• non-wood forest products (NWFP)

    All forest products except timber. Non-wood forest products include other materials obtained from trees, such as resins and leaves, as well as other plant and animal products, such as mushrooms, berries, medicinal herbs, game, etc. (FAO, 2007A).

  • old growth forests

    A forest that has originated through natural succession and maintains significant portions of dead wood and old trees. A multi-layered structure is often present and the forest may be at climax (mature) stage (Lund, 2007).

  • oriented strand board

    An engineered wood made from strands of wood in specific orientations bonded together with wax and adhesives. Oriented strand board has similar properties to plywood but is less expensive.

  • paper-based products

    Include cardboard and various types of paper such as newsprint, copy paper, tissue paper, and construction paper.

  • phytosanitary certificate

    A document often required by governments for the import of non-processed plant products. Depending on the state or country, export products should meet certain sanitary standards related to storage, pests, plant diseases, chemical treatment and weeds (GFTN, 2005).

  • plywood

    An engineered wood made of thin slices of wood bonded together with adhesives. Plywood is used for many purposes because of its strength, resistance to twisting, cracking, and shrinkage.

  • protected areas

    IUCN defines a protected area as an area of land and/ or sea especially dedicated to the protection and maintenance of biological diversity, and of natural and associated cultural resources, and managed through legal or other effective means (IUCN, 2007B).

  • pulp mill

    Manufacturing facility to reduce wood into cellulose fibers for paper-making.

  • sawmill

    Manufacturing facility to cut logs into boards

  • scope 1, 2 and 3 GHG emissions

    Direct and indirect GHG emissions. Scope 1 are emissions from sources that are controlled or owned by the reporting/assessing entity. Scope 2 are GHG emissions from consumption of purchased electricity, heat or steam. Scope 3 are other indirect emissions, such as those associated with the extraction or production of purchased materials and fuel, transport-related activities in vehicles not owned or controlled by the reporting entity, electricity-related activities not covered in Scope 2, outsourced activities, waste disposal, etc. (GHG 2009).

  • social management system (SMS)

    A management system to encompass the conscious management of interactions between an organization and its social environment (Social Management Systems, 2007).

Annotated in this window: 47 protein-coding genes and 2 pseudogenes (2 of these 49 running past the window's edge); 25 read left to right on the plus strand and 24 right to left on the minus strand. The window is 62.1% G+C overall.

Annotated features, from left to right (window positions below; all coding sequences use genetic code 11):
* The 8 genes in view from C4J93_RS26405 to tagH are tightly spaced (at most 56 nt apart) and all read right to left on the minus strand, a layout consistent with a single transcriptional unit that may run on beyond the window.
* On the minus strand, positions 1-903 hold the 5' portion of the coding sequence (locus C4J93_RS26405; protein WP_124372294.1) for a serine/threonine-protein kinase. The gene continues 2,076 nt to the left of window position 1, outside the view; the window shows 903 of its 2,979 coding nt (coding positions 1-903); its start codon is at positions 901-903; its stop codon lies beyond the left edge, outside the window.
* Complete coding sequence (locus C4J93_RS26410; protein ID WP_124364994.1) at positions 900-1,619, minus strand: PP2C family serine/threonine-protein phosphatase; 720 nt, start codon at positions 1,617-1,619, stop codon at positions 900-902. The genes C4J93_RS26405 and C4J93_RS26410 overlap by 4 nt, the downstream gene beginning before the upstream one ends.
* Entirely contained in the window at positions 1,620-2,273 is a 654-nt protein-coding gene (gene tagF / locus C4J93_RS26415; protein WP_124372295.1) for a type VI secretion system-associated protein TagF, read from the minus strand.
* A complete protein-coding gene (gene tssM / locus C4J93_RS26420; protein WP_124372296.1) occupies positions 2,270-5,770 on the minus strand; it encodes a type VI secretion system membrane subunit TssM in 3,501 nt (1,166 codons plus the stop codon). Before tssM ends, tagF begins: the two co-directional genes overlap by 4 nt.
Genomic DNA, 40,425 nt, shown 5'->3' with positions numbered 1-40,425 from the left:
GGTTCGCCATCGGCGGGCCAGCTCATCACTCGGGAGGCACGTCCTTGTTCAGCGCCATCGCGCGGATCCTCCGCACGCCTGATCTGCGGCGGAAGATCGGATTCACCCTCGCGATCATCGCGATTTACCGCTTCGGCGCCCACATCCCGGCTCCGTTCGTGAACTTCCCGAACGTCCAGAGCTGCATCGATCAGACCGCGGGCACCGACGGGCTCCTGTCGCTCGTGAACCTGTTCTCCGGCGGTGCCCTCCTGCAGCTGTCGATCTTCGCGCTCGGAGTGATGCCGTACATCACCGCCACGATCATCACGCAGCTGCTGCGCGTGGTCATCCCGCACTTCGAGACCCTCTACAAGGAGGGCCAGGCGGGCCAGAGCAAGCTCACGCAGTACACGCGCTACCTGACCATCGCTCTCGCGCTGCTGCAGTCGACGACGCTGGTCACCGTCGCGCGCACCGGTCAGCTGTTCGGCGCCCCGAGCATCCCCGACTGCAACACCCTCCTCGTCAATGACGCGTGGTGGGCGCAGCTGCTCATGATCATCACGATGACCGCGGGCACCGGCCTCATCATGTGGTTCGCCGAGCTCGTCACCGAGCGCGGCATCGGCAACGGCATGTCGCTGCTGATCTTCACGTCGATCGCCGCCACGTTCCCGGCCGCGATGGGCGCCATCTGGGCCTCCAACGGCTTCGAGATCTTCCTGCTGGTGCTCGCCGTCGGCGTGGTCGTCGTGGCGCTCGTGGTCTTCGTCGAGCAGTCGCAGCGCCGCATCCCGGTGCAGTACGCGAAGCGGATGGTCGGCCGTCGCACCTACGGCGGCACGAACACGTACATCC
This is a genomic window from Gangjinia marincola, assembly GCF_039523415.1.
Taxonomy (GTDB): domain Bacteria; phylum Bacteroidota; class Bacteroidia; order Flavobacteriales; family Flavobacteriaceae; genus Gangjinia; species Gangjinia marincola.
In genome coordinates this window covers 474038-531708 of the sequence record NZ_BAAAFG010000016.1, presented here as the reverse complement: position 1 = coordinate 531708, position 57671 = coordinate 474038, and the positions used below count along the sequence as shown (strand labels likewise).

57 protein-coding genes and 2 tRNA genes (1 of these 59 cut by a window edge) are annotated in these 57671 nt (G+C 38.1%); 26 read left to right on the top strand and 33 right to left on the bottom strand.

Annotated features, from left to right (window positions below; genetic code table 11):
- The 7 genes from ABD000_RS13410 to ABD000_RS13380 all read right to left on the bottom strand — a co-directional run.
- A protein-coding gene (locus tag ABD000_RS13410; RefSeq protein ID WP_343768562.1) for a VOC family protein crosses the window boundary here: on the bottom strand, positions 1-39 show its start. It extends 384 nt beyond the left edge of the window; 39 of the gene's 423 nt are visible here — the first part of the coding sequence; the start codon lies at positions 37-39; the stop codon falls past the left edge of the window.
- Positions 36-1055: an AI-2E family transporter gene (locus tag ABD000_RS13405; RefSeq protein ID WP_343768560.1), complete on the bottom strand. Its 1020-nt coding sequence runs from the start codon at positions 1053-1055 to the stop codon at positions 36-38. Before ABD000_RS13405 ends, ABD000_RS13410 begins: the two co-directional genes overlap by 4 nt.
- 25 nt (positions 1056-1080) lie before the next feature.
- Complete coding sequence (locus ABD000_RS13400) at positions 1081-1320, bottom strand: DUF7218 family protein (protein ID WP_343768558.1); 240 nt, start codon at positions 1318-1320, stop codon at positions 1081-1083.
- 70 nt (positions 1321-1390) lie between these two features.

• solid wood products

    Include lumber or timber products for building materials and furniture

  • special places

    For the purpose of this guide, the term special forests is used as a generic term to mean areas in the forest landscape that have unique qualities and need special attention and treatment.

  • species richness

    The number of different species found in a specific area. Species richness is used as a measure of biodiversity.

  • supply chain (also supply system)

    The different steps through which wood and paper-based products go, from being harvested to an end product

  • threatened species

    Threatened species is a group of three categories: critically endangered species, endangered species, and vulnerable species. Endangered species are considered to be facing a very high risk of extinction in the wild, while vulnerable species are considered to be facing a high risk of extinction in the wild (IUCN, 2007A).

  • traceability

    The ability to track wood between two subsequent points of the chain of custody.

  • umbrella species

    Species that, if protected, protect many other species because of their large-size habitat requirements (Simberloff, 1998).

  • unwanted sources

    In addition to illegal logging, a number of controversial sources of wood including: protected areas or forests that have been proposed for national parks but have not yet been formally protected; forests deemed to be special forests; forests where there are serious tenure disputes (particularly where these involve the failure to respect the customary rights of indigenous or local people); forests that are inappropriately converted to other land uses (Nussbaum and Simula, 2005)

  • vulnerable species

    When a species is facing a high risk of extinction in the wild. Commercial vulnerable tree species include Afzelia (Afzelia bipindensis), Merbau (Intsia bijuga), and Tule (Milicia excels) (IUCN, 2006).

  • water effluent

    Waterborne waste.